Cheltenham Festival: Lizzy Kelly cries tears of joy with surprise victory
Lizzie Kelly surprised even herself as she landed her first ever Festival winner on board Coo Star Sivola in the Ultima Handicap Chase.
Last year, she became the first female jockey to compete in a Gold Cup for 33 years, but her race ended at the second fence as she was thrown from Tea for Two.
However, it was tenth time lucky for the 24-year-old whose journey of recovery, aided by sports psychologist Michael Caulfield at the British Racing School, left her wiping away tears of joy.
"I can honestly tell you, after last year I made my peace with never being a Cheltenham Festival winner and now I am," she said.
"I'm shocked and don't really know what to say for once in my life. I thought my speech would be better than this!"
There was a thrilling end to the race as Kelly drove Coo Star Sivola past Shantou Flyer in the final furlong, much to the delight of her step-father and winning trainer Nick Williams.
"For a six-year-old novice that was fantastic, but he has always run well here in the past, having been third in the Fred Winter Juvenile Hurdle and then fourth last year," he said.
"He's a beautifully balanced horse â€“ I ride him every day, so I know that â€“ and he's suited to the undulations here."
Ruby Walsh claimed two winners on the opening day of the Cheltenham Festival Williams' second winner at the Festival was followed shortly after by Mullins' second of the day, as Benie Des Dieux took up the running to land a shock victory in the Mares' Hurdle.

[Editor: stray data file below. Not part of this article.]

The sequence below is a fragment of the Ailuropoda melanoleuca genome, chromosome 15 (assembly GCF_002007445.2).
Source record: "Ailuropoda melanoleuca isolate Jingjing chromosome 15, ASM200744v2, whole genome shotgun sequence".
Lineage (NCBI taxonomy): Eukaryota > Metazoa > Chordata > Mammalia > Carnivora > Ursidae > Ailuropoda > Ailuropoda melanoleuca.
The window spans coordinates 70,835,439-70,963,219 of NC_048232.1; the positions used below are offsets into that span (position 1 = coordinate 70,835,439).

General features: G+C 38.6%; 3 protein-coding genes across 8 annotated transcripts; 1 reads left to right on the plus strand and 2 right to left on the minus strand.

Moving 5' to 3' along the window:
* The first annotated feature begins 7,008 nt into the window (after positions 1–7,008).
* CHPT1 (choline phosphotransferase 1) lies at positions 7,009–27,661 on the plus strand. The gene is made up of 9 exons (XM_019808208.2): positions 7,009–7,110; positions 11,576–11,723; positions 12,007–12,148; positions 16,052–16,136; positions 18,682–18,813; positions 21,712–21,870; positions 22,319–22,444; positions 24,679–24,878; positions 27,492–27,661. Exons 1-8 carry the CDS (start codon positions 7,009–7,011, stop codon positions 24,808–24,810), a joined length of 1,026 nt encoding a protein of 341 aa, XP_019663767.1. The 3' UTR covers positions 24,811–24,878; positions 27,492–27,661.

Ruby Walsh picked up a two-day ban to be served later this month for overusing his whip driving the seven-year-old past the relatively unconsidered Midnight Tour to win by half a length.
This was Willie Mullins' ninth victory in 11 years in this race, six of which coming through Quevega, and he expressed his delight at the developing Mares' programme.
"We decided to come for this race because there's no mares' chase. What else could she have run in? The Ryanair maybe, but this was the only race worth sending her back over hurdles for," he said.
"After she'd won her first race for us we did a couple of pieces of work and I texted Rich [Ricci] to say she was like â€˜Benie Des Douvan â€“ that was the vibe she was giving us.
"Ruby was brilliant on her but she only just got home. She really needs a trip and will go way back up in trip and back over fences now. She really could be anything."
The Irish Champion trainer secured his opening day treble through Rathvinden in a thrilling instalment of the National Hunt Chase.
Given a patient ride by Patrick Mullins, the ten-year-old held off the gallant Ms Parfois by a head after steadily progressing through the field on the testing round.
Not to be outdone by the drama in the Champion Hurdle, the Close Brothers Novices' Handicap capped off the day with an enthralling ending.
Mick Channon's Mister Whitaker edged a thrilling photo finish with Rather Be, who gallantly led the running alongside Tom George's Rocklander.